Go on informational interviews and learn about their career paths and advice. Ask about their job, industry, and professional aspirations. Always come with questions in advance so that you get the most out of the meeting or phone call as possible.
And don’t limit yourself to people you know or are connected to in some way. Go on LinkedIn and read people’s job descriptions or go online and read interviews and articles about people you admire.
Before you set your heart on a career, or completely rule it out, make sure you find out what the job is like on the day-to-day.
4. Take classes and try something new:
Take classes, attend workshops, read books, watch countless YouTube tutorials, and try something new. You may find out that you’re passionate about coding, website design, graphic design, writing, or something else entirely. Technology makes it so easy to learn new skills. A new hobby can lead to an entirely new career like it did for me.
5. Consider the type of work environment where you will thrive:
Are people competitive with one another or collaborative? Are they friends outside of the office? Is the company hierarchical or flat? Do you work as a team or work primarily on your own? Is there a great deal of red tape or will you have the power to make decisions and move quickly? Can people work from home or are they expected to work in the office? What is the work-life balance like? What are your salary expectations?
Think about the type of work environment that will be a good fit for you and the lifestyle you hope to have. And if you aren’t sure, try taking up some work on the side to help you decide. If you work in a collaborative office, try doing some solo freelancing. If you spend your workdays by yourself, why not work on a collaborative project on the side? (Tip: coding projects are great for group work!)
6. Do what makes you happy:
People gave me two great pieces of advice when I was considering the right career path for me. One was to think about what you do “for fun,” and what you love so much that you’d be willing to do it for free.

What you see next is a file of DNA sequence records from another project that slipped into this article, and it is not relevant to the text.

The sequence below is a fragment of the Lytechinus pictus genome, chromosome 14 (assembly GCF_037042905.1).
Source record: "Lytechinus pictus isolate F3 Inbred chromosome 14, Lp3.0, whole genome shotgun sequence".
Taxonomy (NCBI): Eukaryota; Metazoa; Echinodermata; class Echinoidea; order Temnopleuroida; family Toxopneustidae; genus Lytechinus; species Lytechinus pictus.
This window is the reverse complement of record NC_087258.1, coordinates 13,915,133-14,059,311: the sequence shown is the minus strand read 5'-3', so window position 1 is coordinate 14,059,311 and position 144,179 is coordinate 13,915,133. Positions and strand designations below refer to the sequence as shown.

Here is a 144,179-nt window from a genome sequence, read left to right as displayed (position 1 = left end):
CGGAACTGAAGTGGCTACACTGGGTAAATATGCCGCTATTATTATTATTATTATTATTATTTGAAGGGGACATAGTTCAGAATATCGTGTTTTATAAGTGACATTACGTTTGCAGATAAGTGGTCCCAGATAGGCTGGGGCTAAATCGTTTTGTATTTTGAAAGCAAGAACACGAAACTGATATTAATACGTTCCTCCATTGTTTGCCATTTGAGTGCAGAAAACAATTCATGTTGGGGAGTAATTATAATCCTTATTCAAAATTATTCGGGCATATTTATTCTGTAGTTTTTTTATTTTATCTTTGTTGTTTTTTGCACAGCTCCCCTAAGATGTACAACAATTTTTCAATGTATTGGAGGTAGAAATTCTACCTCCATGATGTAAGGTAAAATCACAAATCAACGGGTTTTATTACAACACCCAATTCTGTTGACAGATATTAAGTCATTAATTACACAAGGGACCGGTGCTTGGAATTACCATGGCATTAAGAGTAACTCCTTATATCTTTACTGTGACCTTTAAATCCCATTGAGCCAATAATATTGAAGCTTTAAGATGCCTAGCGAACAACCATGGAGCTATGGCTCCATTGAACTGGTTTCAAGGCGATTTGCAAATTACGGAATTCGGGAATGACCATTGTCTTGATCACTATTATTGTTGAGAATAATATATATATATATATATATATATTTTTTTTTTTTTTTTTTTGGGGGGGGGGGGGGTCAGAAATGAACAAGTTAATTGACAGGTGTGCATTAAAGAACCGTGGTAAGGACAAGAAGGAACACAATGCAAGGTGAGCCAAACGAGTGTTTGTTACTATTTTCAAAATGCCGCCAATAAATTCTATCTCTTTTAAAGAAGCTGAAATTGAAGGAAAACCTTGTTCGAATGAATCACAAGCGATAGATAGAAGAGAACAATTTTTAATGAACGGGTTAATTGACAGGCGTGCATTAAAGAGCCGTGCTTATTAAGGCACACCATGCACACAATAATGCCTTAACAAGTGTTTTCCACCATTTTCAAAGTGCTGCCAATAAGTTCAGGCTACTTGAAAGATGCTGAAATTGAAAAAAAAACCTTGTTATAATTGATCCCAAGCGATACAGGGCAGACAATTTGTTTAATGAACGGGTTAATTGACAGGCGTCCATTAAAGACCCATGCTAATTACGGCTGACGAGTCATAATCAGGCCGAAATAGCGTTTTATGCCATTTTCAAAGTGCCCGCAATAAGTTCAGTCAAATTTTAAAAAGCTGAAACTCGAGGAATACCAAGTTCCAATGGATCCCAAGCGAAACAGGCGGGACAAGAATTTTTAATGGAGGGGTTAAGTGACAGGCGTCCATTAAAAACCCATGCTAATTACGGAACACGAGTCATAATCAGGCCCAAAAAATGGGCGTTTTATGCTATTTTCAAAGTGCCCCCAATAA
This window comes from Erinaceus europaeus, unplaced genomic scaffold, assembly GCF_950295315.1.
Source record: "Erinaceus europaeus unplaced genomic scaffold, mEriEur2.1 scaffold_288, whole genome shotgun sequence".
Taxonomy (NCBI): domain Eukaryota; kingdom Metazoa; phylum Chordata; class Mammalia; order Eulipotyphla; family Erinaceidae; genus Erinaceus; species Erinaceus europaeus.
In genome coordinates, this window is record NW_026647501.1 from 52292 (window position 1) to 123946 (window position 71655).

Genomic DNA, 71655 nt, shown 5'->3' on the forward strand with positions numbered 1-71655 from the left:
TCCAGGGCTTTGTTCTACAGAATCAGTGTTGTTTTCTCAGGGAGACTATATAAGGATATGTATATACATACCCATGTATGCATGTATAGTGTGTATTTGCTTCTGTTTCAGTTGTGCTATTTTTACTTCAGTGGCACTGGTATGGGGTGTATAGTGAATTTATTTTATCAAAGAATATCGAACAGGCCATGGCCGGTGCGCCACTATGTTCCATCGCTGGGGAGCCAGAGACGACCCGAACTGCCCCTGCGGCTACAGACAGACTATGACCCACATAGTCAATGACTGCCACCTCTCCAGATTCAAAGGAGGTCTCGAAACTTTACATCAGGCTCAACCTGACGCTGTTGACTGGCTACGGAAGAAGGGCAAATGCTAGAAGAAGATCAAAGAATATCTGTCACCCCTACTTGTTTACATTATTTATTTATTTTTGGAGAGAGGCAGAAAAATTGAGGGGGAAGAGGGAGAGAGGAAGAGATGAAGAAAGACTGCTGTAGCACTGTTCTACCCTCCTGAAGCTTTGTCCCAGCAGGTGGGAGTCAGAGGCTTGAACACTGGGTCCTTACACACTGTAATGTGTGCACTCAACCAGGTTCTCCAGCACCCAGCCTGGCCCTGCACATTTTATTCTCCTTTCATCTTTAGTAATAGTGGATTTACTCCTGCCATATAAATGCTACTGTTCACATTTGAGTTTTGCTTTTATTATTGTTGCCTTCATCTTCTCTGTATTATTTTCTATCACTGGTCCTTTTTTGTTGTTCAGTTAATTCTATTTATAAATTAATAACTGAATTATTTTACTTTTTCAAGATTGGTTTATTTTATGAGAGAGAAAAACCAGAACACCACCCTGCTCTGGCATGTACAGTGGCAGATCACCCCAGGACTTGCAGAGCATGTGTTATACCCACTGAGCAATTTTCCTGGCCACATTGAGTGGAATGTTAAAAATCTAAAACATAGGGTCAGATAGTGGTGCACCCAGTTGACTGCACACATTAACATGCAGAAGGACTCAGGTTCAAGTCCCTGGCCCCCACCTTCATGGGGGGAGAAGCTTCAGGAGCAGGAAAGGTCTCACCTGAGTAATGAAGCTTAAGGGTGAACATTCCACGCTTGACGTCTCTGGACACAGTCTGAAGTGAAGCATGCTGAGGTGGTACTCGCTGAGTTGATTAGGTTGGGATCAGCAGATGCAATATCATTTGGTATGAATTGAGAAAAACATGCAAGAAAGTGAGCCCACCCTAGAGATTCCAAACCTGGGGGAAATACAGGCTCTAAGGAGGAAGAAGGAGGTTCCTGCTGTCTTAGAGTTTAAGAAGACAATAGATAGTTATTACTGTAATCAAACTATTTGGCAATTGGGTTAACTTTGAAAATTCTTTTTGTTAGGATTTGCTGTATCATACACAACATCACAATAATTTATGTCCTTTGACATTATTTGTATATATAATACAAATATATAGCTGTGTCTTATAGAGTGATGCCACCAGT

The other was a piece of advice from my dad. He said that you shouldn’t necessarily choose the most “prestigious” job just so you could impress people at cocktail parties. Instead of choosing the most “impressive” offer—something I had been prone to do in the past—choose the one that will make you happiest and allow you to grow and learn.
How to Use TurboTax Self-Employed to Stay Organized:
TurboTax Self-Employed’s key offerings are Expense Finder, SmartLook, and Quickbooks Self-Employed. They make it easy to stay organized throughout the year so filing your taxes isn’t a last minute sprint to the finish line. They also have industry experts and easy-to-use tech so you have support along the way. The Turbo Tax Self-Employed software makes it easier to track deductibles and expenses.
A few perks:
Expense Finder: Expense Finder will help you find deductible business expenses that you can claim. (You’re busy running your business so it’s nice not to have to read up on all the potential claims you can make!) It also will scan your bank account and credit card statements to look for business expenses.
SmartLook: Video chat with a self-employment tax expert so that you can get your questions answered in real-time and make sure everything is on point. You can even share your screen with an agent so they can check that you filled things out correctly.
Quickbooks Self-Employed: TurboTax Self-Employed includes a free subscription to QuickBooks Self-Employed. Use the platform to track expenses, scan and file receipts, estimate your quarterly taxes, and create and send invoices so everything is organized when it’s tax season again.
Let me know if you end up using TurboTax! I’d love to hear about your experience.
This post is sponsored by TurboTax.